So here's the thing. We "make" all of our own water here on Camp Lemonnier. It is generated by an immense reverse osmosis water purification unit. In this process "raw" water containing all that stuff you wouldn't want to drink (let's call it solute) is forced by external pressure through a synthetic membrane leaving all the solute behind and emerging as pure solvent (let's call it water). Of course, the military being who we are, we can't resist an appealing acronym. Revere Osmosis Water Purification Unit is thus R.O.W.P.U., pronounced "roh-poo". Refreshing glass of ROWPU anyone? Anyway, this is all very impressive when done on the giant scale we do it here - hundreds of thousands of gallons a day - but there is one little problem. As you can imagine, all that water is pumped through the miles of pipes to its final destination - let's take my CLU for instance. And indeed here it arrives, flow in gushing abundance from faucet and shower head. It's fresh, clean, potable and...hot! I have never once turned on the hot water in my months here, and it is almost uncomfortably hot to get in the shower - especially after coming back from the gym already steaming. Not that I'm complaining you understand. I'm appropriately grateful for the wonders of science and the dedicated engineers who make my morning shower possible. Besides, it feels marvelous when it stops.
What else? Let's see...we have a new French surgeon in town. He's here to start his 2 year tour, and is now looking for a house in town so that he may bring his wife and children here with him. Naturally such an event can only be marked with a dinner, so we gathered up a group of our surgical staff, piled in the Mystery Machine and headed out. We met at the house of Pierre-Manuel, the French anesthesiologist, and after sitting for a bit to chat and gather the rest of the diners we headed out to L'Historie. This is a third story restaurant just off the by now familiar main square, with a Franco-Djiboutian menu. It is one of the few places open on Fridays, the Muslim sabbath day. Food was superb. I had the house aioli - intensely garlicky sauce with a mayonnaise-like consistency - served with a plate of vegetables and steamed fish. It was lovely, but made me a bit wistful. The best aioli in the world is made by my lovely wife, laboring with mortar and pestle, carefully combining olive oil, garlic and egg to make a condiment that will knock your socks off. The aioli was good. But it wasn't Donna good. Sigh.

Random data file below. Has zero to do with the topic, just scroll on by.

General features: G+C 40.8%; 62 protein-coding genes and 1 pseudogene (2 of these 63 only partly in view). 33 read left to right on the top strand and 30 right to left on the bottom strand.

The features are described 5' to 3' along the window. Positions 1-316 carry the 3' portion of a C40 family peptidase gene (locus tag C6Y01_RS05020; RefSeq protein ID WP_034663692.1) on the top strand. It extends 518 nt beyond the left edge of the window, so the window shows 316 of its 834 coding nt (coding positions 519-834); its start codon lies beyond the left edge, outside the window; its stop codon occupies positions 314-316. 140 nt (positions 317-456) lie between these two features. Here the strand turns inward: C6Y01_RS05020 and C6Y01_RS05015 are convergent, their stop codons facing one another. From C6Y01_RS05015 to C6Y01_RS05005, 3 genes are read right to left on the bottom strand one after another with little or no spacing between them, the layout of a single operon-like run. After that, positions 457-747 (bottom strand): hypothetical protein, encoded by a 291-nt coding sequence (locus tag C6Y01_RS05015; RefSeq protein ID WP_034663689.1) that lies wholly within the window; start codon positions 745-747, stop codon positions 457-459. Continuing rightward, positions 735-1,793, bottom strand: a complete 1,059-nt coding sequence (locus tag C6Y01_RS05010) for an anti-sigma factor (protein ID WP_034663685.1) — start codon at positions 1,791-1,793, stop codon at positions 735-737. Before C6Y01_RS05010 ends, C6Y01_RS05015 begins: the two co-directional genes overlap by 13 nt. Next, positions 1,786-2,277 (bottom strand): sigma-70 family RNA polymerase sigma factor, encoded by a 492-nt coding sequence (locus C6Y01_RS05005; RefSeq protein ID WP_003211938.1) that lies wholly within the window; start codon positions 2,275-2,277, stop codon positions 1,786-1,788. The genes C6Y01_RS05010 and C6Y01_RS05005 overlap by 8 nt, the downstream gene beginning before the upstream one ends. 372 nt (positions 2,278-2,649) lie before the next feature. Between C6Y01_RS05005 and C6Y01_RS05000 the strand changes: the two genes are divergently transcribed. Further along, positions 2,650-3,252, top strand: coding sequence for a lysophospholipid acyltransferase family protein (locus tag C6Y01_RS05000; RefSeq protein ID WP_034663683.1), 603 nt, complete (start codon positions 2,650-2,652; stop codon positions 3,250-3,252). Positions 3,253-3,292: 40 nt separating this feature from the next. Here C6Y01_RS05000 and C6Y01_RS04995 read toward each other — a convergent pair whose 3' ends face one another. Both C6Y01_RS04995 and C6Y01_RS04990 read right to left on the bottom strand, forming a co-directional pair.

Anyway, it was a delightful evening. As an aside, as you'd imagine in Djibouti on a Friday night all the restaurant diners were European. More interestingly, they were almost all tables of men in smaller or larger groups. One of the French at our table told me that the locals call late July and August "the season of the whites", as all the French families have gone home to the cooler climes of France, and the men left here are out most nights for dinner. They did look a bit morose, on reflection - a recognizably hang-dog expression that men too long away from their families begin to wear. School starts again in September, and spouses and children will be back by then, so our wistful soldats français don't have too long to wait. Interestingly, the French school here is quite large - the largest Francophone school outside the mother country - and has an excellent reputation.
Yesterday we spent at Peltier, but were limited in the morning by the fact that the hospital was
out of oxygen (!). This was amended by early afternoon in time for a laparoscopic
cholecystectomy. As it turned out, getting the oxygen back couldn't have come at a better time. Later in the evening as I attended the Coalition Officers Hail and Farewell, our surgeon Bill and Herman our nurse anesthetist headed back out to help the Djiboutian team with a stabbing victim who had sustained an injury to his kidney and great vessels. (They're call great vessels because when your trauma team hears they're injured they think "Oh great, just great...). I can't think of two folks I'd rather have working on me and I'm sure their efforts were much appreciated. As for me I was left to make what conversation my poor abilities would permit with my table mates, and to once again be deeply impressed by the multi-country, polyglot group we've got here; by how well they function together, and by how strong the bonds thus forged seem to be. We bid farewell to officers from Pakistan, Egypt, France and Great Britain, all of whom went on at length about the value of what the team here is doing and, as importantly, about the value of the coalition experience itself. It is at such times one sees the world as it might be - a place where difference is respected and cherished, while striving for a common good forges bonds of amiable good will. But there I go getting all "UN" again.
Not much else. Got in a simulated 10K today, and an early brunch. I'm in the CLU now, as my valiant little AC unit, turned to "Antarctic", struggles unsuccessfully against the mid-summer Djiboutian sun. I've got a couple of things coming up this week which should be interesting (and yes, they both involve a meal). My friends in the OPSEC world suggest that I tell you about them after the fact, and so I shall. Stay tuned!
Today's picture is of sunset over the mudflats of Djibouti city - the cranes of the port are visible in the background, and a soccer game in silhouette is in progress.